Where on Earth did 2018 go? I blinked, I sowed some seeds, I picked some home-grown veg and it was gone! Faster than you can say ‘propagating perennials’ it was the end of the year and 2019 had begun. So, Happy New Year to you all and I wish you all success in this year’s gardening.
I assume you are reading this because you are wanting to grow more in your garden. It may be fruit or vegetables, or perhaps you want to grow your own flowers.
2019 will most certainly see more and more people stepping away from plastic wrapped supermarket food and try to source more local waste-free produce, or even start to grow their own at home. If this is something you would like to do, then here are a few jobs you can start on this January, to prepare you for the year ahead.
Plan Your Garden
Now is a great time to plan your garden for the year ahead. Measure your garden and draw on graph paper a ground map of your garden, to scale. I like to trace this and make a few copies, or photocopy some- then you can create a few plans and use these to come up with a great final plan. Work our how much space you have and where you would like to grow your fruit, vegetables and flowers. Even if you only plan on growing a few plants in pots, it’s still nice to know where these pots will go, depending on the sunshine your garden gets, how if your plants will grow and if they will actually look nice where you plan on putting the pots. Of course, if you plan on using a lot of space and dedicating a huge chunk of your garden to growing plants, a plan will most certainly be needed as you’ll need to plan carefully, so each plant gets sunshine and is growing next to a plant that will make a good neighbour.
Decide what you shall grow this year
It’s only worth growing what you will actually use. If you hate beetroot, don’t grow it (just because your mate is, doesn’t mean that you have to). If you only eat runner beans, only grow runner beans! If you grow stuff that you don’t eat you’ll end up wasting your time growing something that you’ll just be forced to give away or throw onto the compost heap. Maybe you plan on just growing flowers to cut and have in vases around your home. Again, the same rule applies. If you hate hyacinths, don’t grow them! Just grow what you will actually enjoying growing. Unless you have a huge garden, the chances are space will be precious. Use it wisely.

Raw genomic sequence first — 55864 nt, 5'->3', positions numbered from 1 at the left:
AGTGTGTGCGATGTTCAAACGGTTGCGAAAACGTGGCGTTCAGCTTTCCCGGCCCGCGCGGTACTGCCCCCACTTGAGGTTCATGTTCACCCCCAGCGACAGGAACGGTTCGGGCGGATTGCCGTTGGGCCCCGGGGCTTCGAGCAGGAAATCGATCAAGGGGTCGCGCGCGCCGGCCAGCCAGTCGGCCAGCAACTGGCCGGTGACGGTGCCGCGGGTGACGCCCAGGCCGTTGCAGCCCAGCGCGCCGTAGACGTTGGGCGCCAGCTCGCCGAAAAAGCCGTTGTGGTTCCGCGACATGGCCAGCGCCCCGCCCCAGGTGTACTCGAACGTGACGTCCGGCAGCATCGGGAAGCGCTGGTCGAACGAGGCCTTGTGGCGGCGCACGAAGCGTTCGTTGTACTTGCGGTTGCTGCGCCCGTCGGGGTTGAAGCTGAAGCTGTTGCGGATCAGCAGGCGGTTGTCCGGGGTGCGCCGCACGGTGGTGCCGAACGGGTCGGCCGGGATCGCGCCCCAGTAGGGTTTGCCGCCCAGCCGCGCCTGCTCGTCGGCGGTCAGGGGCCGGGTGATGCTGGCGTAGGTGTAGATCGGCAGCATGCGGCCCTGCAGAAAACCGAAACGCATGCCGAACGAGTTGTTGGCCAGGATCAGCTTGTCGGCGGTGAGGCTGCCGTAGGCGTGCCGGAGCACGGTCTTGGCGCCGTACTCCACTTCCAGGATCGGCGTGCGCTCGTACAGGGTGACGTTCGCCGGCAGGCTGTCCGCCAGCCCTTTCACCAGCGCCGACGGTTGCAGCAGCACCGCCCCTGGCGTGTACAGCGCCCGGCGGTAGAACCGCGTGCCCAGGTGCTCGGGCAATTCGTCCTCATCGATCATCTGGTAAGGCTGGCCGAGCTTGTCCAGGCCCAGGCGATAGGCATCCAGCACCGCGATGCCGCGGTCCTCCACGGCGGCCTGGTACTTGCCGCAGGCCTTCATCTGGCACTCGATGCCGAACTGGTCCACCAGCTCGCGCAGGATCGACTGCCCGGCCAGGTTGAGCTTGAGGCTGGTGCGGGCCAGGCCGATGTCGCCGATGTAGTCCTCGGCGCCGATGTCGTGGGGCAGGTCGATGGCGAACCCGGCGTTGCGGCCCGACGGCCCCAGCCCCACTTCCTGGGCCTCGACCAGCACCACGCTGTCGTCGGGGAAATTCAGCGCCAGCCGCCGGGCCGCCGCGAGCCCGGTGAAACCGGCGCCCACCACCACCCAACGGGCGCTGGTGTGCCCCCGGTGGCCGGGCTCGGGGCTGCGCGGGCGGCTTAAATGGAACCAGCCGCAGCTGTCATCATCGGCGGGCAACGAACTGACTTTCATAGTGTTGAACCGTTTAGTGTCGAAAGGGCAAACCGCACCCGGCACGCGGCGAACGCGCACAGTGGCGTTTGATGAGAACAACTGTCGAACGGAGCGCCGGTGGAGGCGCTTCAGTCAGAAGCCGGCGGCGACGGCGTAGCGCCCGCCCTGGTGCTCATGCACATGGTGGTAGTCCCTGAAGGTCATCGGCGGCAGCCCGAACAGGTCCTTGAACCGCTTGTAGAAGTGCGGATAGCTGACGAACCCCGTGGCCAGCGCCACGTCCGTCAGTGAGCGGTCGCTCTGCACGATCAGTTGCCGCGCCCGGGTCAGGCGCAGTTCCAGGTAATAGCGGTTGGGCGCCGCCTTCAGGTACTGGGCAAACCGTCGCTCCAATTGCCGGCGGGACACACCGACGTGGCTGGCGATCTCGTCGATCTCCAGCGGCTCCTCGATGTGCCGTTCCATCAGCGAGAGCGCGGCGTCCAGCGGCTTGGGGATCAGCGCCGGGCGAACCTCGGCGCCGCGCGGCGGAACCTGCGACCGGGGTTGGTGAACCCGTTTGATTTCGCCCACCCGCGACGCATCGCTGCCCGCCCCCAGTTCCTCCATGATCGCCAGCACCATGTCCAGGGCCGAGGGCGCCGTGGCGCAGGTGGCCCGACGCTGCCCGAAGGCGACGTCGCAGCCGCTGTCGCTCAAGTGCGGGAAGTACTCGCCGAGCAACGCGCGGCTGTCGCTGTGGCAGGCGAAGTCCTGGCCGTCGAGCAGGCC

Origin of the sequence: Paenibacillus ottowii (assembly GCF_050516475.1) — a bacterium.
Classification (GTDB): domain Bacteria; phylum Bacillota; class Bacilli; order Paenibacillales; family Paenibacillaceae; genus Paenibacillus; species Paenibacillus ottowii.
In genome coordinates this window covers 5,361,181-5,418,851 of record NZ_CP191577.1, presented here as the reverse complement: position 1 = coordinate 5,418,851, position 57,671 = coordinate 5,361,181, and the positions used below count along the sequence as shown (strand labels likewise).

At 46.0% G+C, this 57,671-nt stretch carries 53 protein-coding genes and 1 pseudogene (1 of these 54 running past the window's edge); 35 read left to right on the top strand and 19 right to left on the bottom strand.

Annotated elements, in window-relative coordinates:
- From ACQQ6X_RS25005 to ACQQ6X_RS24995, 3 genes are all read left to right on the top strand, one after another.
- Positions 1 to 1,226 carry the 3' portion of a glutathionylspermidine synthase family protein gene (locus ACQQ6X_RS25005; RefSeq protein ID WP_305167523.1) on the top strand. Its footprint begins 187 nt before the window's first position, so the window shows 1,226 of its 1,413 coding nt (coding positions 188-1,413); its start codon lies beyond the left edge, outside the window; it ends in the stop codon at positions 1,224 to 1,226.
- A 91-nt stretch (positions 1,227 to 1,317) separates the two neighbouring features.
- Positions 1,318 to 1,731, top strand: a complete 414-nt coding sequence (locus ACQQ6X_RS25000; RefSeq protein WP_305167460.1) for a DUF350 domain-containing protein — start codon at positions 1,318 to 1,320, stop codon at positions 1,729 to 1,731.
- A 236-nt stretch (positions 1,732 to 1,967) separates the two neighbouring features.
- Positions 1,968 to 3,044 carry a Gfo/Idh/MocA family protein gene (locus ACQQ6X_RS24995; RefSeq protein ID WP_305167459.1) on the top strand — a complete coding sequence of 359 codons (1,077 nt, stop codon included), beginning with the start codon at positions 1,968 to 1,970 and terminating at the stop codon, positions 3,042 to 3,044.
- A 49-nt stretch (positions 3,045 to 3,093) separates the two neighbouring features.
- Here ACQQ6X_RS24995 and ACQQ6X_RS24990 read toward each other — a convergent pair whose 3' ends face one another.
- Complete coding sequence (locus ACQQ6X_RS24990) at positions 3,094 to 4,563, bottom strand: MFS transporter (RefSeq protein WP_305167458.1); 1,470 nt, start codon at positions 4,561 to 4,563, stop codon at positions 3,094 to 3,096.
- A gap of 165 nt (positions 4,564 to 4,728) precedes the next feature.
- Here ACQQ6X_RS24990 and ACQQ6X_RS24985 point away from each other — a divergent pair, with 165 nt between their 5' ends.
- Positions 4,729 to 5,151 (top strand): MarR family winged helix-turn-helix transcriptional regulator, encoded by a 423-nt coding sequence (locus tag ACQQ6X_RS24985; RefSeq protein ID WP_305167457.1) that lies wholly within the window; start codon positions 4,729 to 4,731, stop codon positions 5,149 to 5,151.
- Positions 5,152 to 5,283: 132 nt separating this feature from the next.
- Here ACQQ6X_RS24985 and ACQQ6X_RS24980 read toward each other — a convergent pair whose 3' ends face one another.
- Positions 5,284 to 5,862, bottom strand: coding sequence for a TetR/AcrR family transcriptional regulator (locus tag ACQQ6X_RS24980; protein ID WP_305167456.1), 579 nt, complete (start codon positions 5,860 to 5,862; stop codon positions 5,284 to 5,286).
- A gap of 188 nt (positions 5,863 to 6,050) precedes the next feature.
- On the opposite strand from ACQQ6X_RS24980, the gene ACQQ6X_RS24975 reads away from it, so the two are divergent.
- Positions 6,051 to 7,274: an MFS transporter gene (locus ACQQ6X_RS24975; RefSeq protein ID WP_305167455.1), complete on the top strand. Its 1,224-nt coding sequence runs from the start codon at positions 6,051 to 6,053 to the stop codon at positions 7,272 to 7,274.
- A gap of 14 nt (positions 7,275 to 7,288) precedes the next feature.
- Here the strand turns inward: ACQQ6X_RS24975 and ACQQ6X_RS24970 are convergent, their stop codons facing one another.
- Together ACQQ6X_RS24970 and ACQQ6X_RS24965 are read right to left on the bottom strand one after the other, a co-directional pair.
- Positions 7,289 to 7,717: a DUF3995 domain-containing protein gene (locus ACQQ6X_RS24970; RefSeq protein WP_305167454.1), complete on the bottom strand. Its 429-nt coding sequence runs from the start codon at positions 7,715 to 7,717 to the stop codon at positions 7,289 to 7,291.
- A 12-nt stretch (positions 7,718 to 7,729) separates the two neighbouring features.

It’s a time-honoured tradition to see gardeners spend the longest darkest days of winter drooling over seed catalogues (or during modern times, websites via our smartphones, tablets and laptops) cheering themselves up by ordering seeds for the year ahead.
Cultivate new ground
Preparing ground for the year ahead is a job that we all must tackle. It’s tiresome, muddy and can be back breaking. Don’t try digging over your vegetable or flower beds if the ground is frozen or water logged, you’ll just end up doing yourself some damage. It’s best to wait until the soil has warmed a little and dried out somewhat. The first step is to expose the surface of the soil that is to be cultivated. If you are tackling an area that is full of weeds or brambles, take your time. Once you have cleared as much top growth as possible, then you must remove as many of the weed’s roots as you can. By doing this you will reduce the amount of weeds that will return over the years to come. Don’t worry too much about digging over the soil during the winter months, other than for just removing weeds, as this can be done in late winter or early spring when the ground is easier to work with.